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Aurora's first independent monitor report shows policing progress and needed changes

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Posted at 4:07 PM, Aug 02, 2022
and last updated 2022-08-02 19:34:40-04

AURORA, Colo. – The first report on Aurora's public safety since the city entered into a consent decree with Colorado Attorney General's Office shows progress and areas that need improvement.

In September 2021, after Colorado’s Attorney General Phil Weiser found the Aurora Police Department engaged in racially biased policing, the state and city leaders agreed to a consent decree, a legal agreement and settlement that included a plan for Aurora to improve public safety practices.

Jeff Schlanger is the independent consent decree monitor for Aurora. His agency, IntegrAssure, will study Aurora’s progress toward reaching consent decree goals over the next five years.

“I think the most important takeaway is the degree of cooperation that we have gotten from the city,” Schlanger said. “They have been extremely cooperative…there has been a recognition of a need for change.”

But Schlanger said there are still a few areas where there is room for improvement.

“So there were two areas in the consent decree, that we called out in the report as yellow or cautionary, revolving around the creation of policy, and training,” Schlanger said.

Schlanger said the city’s use of force review board also needs to improve investigative practices.

“This is a very difficult and complex issue,” Maisha Fields, Community Advisory Council member said.

The Community Advisory Council was created to fulfill the consent decree requirement to engage the community.

“Our team is really focused on holding the police department and the fire department accountable, and making sure that all the data, everything that we're hearing is transparent to the community,” Fields said.

Fields said she has also witnessed the need for several improvements.

“We're making incremental steps. I mean, we are just starting. The Aurora police department was required to document stops. That data is very important because it shows there are certain individuals being targeted. Unfortunately, the City of Aurora was never documenting that. So now we're in the very elementary stages of enforcing a state law requirement that's been on the books for a while,” Fields said. “The other thing is training, making sure officers have the appropriate training that they need. Unfortunately, we are not where we need to be.”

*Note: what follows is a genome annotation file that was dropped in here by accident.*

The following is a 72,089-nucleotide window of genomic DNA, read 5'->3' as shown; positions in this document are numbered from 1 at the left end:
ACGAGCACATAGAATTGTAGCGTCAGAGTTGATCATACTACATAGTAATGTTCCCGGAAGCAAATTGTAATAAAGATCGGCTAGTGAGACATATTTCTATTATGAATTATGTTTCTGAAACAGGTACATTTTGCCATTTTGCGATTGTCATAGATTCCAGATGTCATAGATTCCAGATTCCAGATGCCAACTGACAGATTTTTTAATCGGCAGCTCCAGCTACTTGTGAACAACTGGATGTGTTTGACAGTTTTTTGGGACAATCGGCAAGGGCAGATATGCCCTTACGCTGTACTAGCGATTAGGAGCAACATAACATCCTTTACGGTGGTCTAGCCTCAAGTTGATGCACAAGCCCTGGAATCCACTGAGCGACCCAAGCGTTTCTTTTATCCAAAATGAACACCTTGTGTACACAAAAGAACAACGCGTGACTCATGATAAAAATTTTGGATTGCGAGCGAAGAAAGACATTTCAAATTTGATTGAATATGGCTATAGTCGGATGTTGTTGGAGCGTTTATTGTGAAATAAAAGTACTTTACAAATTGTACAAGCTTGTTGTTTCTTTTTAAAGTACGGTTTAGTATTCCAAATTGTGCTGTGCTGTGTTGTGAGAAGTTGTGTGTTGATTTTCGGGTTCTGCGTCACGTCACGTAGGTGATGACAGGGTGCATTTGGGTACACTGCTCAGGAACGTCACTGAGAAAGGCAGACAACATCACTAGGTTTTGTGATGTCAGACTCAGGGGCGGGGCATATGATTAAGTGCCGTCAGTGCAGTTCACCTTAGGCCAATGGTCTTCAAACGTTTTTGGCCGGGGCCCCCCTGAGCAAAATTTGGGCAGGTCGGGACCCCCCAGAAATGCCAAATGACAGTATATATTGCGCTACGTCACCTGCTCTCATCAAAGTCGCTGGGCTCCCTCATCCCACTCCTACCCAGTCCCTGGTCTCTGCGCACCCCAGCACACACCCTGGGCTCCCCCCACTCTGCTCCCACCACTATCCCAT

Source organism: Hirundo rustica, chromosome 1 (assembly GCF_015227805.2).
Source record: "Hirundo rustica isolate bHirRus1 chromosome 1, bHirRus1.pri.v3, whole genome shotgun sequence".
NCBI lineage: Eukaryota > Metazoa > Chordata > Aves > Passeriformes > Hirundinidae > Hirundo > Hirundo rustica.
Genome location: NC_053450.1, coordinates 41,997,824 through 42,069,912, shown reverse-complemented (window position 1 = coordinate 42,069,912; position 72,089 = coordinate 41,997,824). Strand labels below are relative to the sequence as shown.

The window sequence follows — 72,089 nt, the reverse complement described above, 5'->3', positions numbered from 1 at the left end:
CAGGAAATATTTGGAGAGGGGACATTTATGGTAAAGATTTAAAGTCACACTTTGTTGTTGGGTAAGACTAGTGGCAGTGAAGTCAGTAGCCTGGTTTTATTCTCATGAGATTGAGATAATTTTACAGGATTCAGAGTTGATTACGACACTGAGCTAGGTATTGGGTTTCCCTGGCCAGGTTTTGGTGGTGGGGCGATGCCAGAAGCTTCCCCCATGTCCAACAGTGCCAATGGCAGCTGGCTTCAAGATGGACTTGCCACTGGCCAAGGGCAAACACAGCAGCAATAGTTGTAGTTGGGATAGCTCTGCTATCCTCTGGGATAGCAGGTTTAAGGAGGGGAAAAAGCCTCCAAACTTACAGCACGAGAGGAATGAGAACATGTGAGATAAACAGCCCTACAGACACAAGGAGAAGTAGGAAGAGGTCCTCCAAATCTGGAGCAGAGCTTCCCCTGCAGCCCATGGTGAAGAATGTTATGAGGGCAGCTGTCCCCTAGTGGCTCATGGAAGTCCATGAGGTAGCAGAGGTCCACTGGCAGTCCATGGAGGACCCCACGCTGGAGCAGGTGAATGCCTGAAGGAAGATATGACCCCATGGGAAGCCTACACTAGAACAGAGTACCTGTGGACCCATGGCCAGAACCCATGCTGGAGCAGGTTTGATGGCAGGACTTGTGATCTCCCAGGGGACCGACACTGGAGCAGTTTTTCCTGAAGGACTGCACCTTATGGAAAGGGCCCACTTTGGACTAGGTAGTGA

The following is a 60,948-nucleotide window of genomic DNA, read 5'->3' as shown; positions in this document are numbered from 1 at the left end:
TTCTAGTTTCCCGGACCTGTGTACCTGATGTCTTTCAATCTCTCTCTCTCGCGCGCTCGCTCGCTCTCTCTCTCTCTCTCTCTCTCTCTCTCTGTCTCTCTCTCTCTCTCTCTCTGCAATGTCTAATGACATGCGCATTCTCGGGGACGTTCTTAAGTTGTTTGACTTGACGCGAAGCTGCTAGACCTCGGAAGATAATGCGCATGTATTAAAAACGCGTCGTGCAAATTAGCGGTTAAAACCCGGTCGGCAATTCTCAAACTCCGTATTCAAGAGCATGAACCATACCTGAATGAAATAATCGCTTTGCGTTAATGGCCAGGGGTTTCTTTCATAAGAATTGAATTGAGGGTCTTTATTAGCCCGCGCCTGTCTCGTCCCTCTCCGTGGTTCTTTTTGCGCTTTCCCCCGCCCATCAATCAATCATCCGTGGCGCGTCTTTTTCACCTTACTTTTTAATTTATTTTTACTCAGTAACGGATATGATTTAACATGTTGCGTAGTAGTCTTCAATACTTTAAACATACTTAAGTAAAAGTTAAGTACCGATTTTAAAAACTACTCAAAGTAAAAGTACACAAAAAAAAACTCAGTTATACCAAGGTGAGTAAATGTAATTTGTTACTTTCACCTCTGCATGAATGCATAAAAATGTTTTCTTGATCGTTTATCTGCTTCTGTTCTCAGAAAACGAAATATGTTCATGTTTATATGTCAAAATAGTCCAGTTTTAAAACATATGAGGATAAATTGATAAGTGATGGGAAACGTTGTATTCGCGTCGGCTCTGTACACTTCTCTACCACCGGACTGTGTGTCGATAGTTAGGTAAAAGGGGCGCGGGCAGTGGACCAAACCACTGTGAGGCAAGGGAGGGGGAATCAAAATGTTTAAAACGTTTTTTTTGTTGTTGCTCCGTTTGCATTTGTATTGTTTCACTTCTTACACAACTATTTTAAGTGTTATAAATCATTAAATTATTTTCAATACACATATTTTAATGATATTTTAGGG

But Fields said in other areas, community members are already seeing positive changes.

“I’m optimistic that community now has a voice, and people are being heard. So what I'm hearing in the community, and what I've even experienced myself with people reaching out to me as a member of the advisory council, is that people are saying, 'when I file a complaint against the Aurora Police Department, it's being taken seriously.' Officers are being removed from duty and being taken off the streets because they have a history of too much force, unnecessary force, unreasonable force and that is comforting,” Fields said.

In response to the IntegrAssure’s report, APD issued a statement the following statement:

This first report of twelve highlights Aurora's commitment to resolving issues identified in the consent decree. Aurora city management and Chief Oates have repeatedly affirmed the department's commitment to cooperate with the Consent Decree Monitor Team. Chief Oates believes the consent decree provides the path to restore the agency's reputation and a roadmap to success. We will continue to collaborate with our dedicated police officers, the Consent Decree Monitor Team, and community stakeholders to build upon the progress already made and to provide the public safety service our community expects and deserves.

Like every other municipality across the country, Aurora faces a competitive hiring market for new and lateral recruits. The Consent Decree Monitor Team has not begun its work on recruiting. However, conversations are ongoing. The Aurora Police Department is dedicated to recruiting the most qualified applicants for police and civilian positions. With the City Council’s support, city management has authorized a more competitive compensation package and incentives to attract more experienced lateral police officers. We have also increased our recruiting efforts and are ramping up our online recruiting presence.

As part of our retention efforts, police leadership has acted on feedback from officers by increasing scenario-based training and working to provide clarity regarding legislative changes. By streamlining technology, modifying staffing schedules, and clarifying roles, we hope to maximize effectiveness where we have staff shortages. In addition, the recently approved contract makes Aurora police one of the highest paid in the region.

IntegrAssure will issue a total of four reports this year. From the 2nd through the 5th year of the review process, the agency will issue two reports a year, for a total of 12 reports over 5 years.

The Community Advisory Council is hosting a town hall on the report and will include a conversation between IntegrAssure, the Colorado Attorney General’s office, and Aurora city leaders on August 9th at 6:30 p.m. at the Beck Recreation Center. Schlanger and Fields said members of the public can attend and are encouraged to also take part in the conversation.